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How To Prep For Opioid Withdrawals When Beginning Suboxone Treatment — The First 10 Days

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April 18, 2022

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Transitioning from opioids to buprenorphine/naloxone (Suboxone) can be an intimidating process. Thinking about giving up opioids after being dependent on them can be daunting, as can the actual transition (also called “induction”). Some people have had the unpleasant experience of trying to take buprenorphine/naloxone (Suboxone) without going through opioid withdrawal first, which can make someone feel very ill, although it is generally not dangerous. 

Most people who are dependent on opioids have felt withdrawal symptoms at one time or another. Withdrawal from opioids can include obvious symptoms like nausea/vomiting/diarrhea, anxiety, and restlessness, as well as less obvious symptoms like dilated (large) pupils and gooseflesh.

It is true that you will have to go through some withdrawal symptoms to transition from opioids to buprenorphine/naloxone (Suboxone). Bicycle Health’s care team will be with you along the way to ensure a transition that is as safe and comfortable as possible.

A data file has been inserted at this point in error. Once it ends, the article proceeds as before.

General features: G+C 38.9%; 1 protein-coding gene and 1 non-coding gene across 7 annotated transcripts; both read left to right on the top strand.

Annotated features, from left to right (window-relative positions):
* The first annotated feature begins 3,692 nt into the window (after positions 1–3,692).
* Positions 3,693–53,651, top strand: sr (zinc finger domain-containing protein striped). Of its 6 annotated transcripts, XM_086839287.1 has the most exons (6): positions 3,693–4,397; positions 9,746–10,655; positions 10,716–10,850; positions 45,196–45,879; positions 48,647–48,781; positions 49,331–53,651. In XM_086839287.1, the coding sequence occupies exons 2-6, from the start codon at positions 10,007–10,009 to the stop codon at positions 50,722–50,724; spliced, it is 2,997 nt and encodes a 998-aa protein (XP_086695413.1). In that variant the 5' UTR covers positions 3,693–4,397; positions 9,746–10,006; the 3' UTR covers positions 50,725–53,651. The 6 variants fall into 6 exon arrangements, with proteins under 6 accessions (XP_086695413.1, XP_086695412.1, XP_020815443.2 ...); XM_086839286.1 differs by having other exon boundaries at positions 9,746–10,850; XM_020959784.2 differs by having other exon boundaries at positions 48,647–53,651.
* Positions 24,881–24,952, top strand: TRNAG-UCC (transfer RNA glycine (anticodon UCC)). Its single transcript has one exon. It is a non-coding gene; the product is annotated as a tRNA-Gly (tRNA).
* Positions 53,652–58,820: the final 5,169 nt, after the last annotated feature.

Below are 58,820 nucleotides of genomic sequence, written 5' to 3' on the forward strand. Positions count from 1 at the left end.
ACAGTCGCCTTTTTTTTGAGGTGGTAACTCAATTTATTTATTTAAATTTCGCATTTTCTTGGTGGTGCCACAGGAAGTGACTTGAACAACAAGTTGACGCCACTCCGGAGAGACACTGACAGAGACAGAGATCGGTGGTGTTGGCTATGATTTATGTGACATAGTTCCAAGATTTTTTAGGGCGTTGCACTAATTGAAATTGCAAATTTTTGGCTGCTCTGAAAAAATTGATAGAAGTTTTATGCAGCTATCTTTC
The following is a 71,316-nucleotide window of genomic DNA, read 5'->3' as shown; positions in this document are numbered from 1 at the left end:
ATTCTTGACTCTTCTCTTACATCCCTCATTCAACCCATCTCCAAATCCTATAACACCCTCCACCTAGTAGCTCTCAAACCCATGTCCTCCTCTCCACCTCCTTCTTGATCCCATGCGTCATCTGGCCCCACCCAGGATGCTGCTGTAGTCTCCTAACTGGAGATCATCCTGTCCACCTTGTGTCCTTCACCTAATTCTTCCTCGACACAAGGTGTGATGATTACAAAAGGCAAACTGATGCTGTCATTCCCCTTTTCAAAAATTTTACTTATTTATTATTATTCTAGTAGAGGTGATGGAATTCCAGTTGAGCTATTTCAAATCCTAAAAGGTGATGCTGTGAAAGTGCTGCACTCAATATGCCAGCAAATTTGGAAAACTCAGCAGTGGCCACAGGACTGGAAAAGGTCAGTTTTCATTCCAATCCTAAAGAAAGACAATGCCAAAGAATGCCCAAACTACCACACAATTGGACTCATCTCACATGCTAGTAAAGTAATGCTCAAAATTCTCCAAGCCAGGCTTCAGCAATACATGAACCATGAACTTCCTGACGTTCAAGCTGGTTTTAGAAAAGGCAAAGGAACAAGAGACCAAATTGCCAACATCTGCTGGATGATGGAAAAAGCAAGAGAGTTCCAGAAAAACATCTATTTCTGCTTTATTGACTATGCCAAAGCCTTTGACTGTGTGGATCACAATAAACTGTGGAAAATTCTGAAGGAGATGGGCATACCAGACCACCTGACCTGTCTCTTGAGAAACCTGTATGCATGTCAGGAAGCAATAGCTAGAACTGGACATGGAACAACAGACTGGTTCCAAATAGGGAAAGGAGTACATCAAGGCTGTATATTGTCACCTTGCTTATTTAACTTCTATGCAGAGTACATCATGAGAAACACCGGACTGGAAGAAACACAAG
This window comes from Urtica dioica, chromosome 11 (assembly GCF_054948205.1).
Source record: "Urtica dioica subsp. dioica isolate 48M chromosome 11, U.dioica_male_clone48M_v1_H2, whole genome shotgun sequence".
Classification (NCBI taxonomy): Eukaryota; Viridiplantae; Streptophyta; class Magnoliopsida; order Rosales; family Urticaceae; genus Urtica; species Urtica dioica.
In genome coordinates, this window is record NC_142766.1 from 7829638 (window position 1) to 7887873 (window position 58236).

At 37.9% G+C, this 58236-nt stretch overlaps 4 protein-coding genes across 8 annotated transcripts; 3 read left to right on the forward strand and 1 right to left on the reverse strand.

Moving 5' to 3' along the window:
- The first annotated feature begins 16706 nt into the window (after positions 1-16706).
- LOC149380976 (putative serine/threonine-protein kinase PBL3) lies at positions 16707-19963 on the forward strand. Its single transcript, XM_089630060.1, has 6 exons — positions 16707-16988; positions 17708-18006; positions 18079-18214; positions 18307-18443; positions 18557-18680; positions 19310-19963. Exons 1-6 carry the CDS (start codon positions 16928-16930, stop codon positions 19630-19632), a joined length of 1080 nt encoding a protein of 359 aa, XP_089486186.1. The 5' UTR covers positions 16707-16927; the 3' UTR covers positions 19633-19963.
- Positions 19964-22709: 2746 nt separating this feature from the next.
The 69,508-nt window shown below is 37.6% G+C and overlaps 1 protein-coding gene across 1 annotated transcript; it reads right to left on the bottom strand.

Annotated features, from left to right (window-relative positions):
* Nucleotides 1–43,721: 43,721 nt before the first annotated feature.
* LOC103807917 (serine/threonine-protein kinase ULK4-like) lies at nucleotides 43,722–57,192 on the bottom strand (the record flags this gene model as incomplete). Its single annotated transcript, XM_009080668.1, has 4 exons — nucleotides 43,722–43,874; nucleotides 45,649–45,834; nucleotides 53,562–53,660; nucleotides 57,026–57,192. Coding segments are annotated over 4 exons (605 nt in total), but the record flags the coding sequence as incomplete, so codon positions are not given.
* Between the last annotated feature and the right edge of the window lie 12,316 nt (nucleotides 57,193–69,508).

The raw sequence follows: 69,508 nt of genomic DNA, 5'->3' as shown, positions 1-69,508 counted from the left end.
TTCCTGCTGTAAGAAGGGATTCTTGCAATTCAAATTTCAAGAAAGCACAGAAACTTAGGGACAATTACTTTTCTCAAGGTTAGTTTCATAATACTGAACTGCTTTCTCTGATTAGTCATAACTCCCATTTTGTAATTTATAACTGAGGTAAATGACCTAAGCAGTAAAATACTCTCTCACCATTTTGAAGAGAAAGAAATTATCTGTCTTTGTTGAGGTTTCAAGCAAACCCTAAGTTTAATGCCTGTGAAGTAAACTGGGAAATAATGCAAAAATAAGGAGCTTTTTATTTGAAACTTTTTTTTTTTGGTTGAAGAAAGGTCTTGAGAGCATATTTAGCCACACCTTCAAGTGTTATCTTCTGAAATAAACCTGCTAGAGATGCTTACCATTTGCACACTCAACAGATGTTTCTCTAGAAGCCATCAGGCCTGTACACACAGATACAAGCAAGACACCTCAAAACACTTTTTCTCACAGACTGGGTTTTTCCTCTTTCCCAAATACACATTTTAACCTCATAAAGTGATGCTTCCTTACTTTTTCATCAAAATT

Why do I have to go through withdrawal symptoms?

Opioids act at the “opioid receptors,” which are proteins throughout the body where opioids carry out functions like pain relief and euphoria. Buprenorphine sticks in those receptors much more strongly than opioids and kicks opioids out of the receptors. When this happens, the patient can experience sudden and severe withdrawal symptoms called “precipitated withdrawal.” By going through moderate withdrawal prior to taking buprenorphine/naloxone (Suboxone), this “precipitated withdrawal” can be avoided.

Despite withdrawal symptoms, it is considered safe and effective for most patients to start buprenorphine/naloxone (Suboxone) at home in a comfortable and familiar environment, without the dangers of driving while in withdrawal or taking a new medication. In the COVID-19 era, self-management with expert support is even more critical to avoid potential exposure to the virus in healthcare settings. Your medical provider can assist you in deciding if this is the right pathway for you. 

Different opioid types require different lengths of time to achieve sufficient withdrawal to start buprenorphine/naloxone (Suboxone). The following examples are rough estimates of the hours it takes to withdrawal from various substance, which also varies from person to person: 

  • Short-acting opioids including heroin, oxycodone/Percocet, hydrocodone/Vicodin/Lortab, and kratom: approximately 12-16 hours
  • Long-acting opioids including Oxycontin, MSContin, Opana ER: approximately 20-24 hours
  • Methadone: approximately 48 hours
  • Fentanyl: approximately 72 hours but varies by method of use